Tunica, Miss., part 2
My editors told me that I should have kept part 1 and part 2 in consecutive weeks, but I couldn’t resist having the column about tennis great Andy Roddick, and the way that he won his own charity poker tournament, in the middle. Two columns ago (at www.philhellmuth.com), I was talking about my last-minute arrival in Tunica, Miss., early Sunday morning for the annual World Poker Tour event held there. I talked about how I felt compelled to be in Tunica for this tournament — to the point at which I chartered a jet out of Los Angeles at midnight Saturday night — because I sensed that I was on top of my game. By Sunday night, I was one of the chip leaders, and we had lost 100 players in the 308-player field. The tournament had a great structure — one that was first instituted by legendary tournament director Jack McClelland — that featured five 90-minute levels of play a day for the first four days. We all knew in advance that we would play from noon until about 8:30 p.m. or so — 7.5 hours plus four 15 minute breaks. This is a nice change from the old days (now we can make dinner plans!), when we would play from noon until 2 a.m., or later.
In any case, the second day started off fairly well for me, and I fluctuated between $65,000 and $100,000 in chips. In two nearly full days of play, I had been all-in only one time. In part one I talked about how I was all-in with my three 10s vs. my opponent’s three nines. Now, I know that I’m playing my best when I’m never at risk of going broke in a single hand. It is hard for an amateur to understand how difficult it is to navigate your chips so that you’re never all-in. It takes patience, cunning, timing, or, to sum it up, it takes “the right moves at the right time.” If you know whether your opponents are weak or strong, then you can make the right moves at the right time. (Check out my new poker course at www.blackbeltphil.com for more on this.) I do not usually play at that level, but I always strive to.
With two hours to go in the day, Hoyt Corkins came to my table. In the poker world, Corkins is known as my nemesis. I don’t feel like he is my nemesis, but all evidence is to the contrary; that is, so far. He has crushed me so far, but I feel like I’ll get him back. You see, in every single case in which someone beat me up for a while in the poker world, I was eventually able to exact my revenge — everyone, that is, except Corkins. Corkins crushed me at the final table in the 2006 Tournament of Champions and the WPT event at Foxwood’s in 2004. In those cases, Corkins had position on me, and this time I had position on him: I was in the seven seat and he was in the six seat.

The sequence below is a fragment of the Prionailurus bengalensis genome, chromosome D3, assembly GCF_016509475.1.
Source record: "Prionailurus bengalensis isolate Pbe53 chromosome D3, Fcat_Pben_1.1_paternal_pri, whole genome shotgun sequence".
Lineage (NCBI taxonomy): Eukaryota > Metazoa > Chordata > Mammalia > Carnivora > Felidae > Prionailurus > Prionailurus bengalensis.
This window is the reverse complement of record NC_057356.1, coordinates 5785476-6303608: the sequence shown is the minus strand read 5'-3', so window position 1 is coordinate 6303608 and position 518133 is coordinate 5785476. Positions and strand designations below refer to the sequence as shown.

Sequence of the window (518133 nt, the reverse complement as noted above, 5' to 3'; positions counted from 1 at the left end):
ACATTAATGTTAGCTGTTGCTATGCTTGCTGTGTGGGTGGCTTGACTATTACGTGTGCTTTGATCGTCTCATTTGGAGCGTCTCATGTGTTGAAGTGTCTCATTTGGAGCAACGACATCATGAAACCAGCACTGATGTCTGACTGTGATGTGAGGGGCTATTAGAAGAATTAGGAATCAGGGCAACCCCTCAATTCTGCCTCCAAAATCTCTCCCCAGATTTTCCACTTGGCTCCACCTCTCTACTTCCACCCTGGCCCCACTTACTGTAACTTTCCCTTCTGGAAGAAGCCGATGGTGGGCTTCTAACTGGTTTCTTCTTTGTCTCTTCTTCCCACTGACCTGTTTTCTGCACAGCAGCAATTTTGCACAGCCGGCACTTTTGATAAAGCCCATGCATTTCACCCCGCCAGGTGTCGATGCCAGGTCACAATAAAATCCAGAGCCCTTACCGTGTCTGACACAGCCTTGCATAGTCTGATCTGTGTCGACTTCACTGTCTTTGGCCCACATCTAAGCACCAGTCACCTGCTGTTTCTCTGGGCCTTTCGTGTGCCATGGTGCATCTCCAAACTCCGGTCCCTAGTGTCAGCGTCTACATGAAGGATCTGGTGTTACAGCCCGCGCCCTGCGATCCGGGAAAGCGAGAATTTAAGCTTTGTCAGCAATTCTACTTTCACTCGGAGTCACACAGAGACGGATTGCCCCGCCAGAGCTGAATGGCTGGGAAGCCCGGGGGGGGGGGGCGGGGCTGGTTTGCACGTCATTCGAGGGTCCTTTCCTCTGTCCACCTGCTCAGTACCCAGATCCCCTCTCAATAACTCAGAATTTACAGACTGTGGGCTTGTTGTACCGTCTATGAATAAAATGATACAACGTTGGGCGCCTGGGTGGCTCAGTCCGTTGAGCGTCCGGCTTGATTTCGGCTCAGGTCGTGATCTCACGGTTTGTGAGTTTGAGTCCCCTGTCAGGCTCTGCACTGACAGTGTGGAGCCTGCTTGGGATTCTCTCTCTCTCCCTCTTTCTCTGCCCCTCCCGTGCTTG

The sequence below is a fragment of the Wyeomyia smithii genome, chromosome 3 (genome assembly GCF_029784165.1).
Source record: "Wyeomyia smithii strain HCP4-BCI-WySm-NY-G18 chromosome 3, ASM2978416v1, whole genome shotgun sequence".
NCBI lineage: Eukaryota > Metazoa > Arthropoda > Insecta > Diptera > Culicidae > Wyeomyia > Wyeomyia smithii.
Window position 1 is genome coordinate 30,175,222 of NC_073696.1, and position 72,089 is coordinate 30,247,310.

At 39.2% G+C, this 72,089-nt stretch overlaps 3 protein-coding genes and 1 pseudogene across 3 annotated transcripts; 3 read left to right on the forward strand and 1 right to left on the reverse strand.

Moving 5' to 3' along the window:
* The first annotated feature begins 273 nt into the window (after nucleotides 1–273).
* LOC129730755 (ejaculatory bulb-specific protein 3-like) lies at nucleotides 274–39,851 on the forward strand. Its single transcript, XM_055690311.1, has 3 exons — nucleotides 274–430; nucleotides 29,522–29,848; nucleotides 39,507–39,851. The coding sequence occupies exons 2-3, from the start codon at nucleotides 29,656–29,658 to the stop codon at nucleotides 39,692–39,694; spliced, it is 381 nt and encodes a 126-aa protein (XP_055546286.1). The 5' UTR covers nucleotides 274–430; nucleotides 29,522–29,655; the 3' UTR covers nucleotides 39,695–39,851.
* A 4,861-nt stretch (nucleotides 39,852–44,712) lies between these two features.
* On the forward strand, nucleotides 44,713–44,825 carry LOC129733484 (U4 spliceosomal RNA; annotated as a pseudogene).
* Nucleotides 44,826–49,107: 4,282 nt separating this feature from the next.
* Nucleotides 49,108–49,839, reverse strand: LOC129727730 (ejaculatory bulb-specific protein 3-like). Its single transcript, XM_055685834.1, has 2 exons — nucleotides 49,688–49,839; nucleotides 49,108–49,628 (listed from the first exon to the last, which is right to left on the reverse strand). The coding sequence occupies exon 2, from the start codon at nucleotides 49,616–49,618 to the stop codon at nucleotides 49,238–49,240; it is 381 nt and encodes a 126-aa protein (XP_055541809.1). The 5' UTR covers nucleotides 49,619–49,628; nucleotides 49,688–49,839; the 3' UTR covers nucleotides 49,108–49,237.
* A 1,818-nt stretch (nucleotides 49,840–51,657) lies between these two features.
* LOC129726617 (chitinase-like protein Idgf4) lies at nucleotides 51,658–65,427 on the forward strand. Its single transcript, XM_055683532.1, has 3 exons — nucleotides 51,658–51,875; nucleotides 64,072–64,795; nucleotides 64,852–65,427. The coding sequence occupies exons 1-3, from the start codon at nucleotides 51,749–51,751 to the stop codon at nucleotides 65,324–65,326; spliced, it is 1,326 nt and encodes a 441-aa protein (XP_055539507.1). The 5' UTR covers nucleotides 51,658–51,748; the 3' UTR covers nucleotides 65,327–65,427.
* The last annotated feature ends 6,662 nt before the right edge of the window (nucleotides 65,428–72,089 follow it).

Corkins came over to my table with $35,000 in chips and moved all-in several times, even though the blinds were only $600 to $1,200. He was making huge, oversized raises (which I hadn’t seen in years), opening for 30 times the big blind vs. the standard of three and a half ($4,200). Eventually, someone called him, and before long Corkins had almost $300,000 in chips. At this point, he was raising every hand and was pretty tough to play against. One hand, I opened with J-J for $4,500, and he reraised $9,000 from the big blind, and I just folded my hand because I felt like he was strong.
Then, with 50 players left and 40 minutes left to go in day two, Corkins opened for $5,000 from the button, and I made it $15,000 to go from the small blind with 9-9. Corkins then announced, “I’m all-in,” but something didn’t smell right to me. I hated to call off all of my money with 9-9, but my instincts were going haywire. So I counted down my last $52,000 in chips, pushed it into the pot and said, “I think I have you crushed.” Corkins then screamed, “I’m thirty percent, I’m thirty percent,” like he was proud of that fact! Then he said, “I hate the fact that you have the nine of clubs in your hand,” as he flipped up Ac-6c. The flop was 5d-3c-2d, the turn was the 8c, and the river was the 5c. Corkins had made a flush on the last card to bust me. I shouted, “No!” and reeled back from the table, and suddenly it seemed like the press was everywhere.
The disappointment I felt was awful. I even experienced a little shortness of breath! This is no way to handle losing. Did I play way above the rim for two days? Did I want to show the world that I’m a great poker player? Did I travel a long way for this one tournament? Yes, yes, and yes, but so what? Smile, get over it, count your blessings and fly home.
Easier said than done!
The right move at the right time:
A) takes a lot of luck out of the game
B) keeps you in the chips
C) is possible if you read perfectly
D) all of the above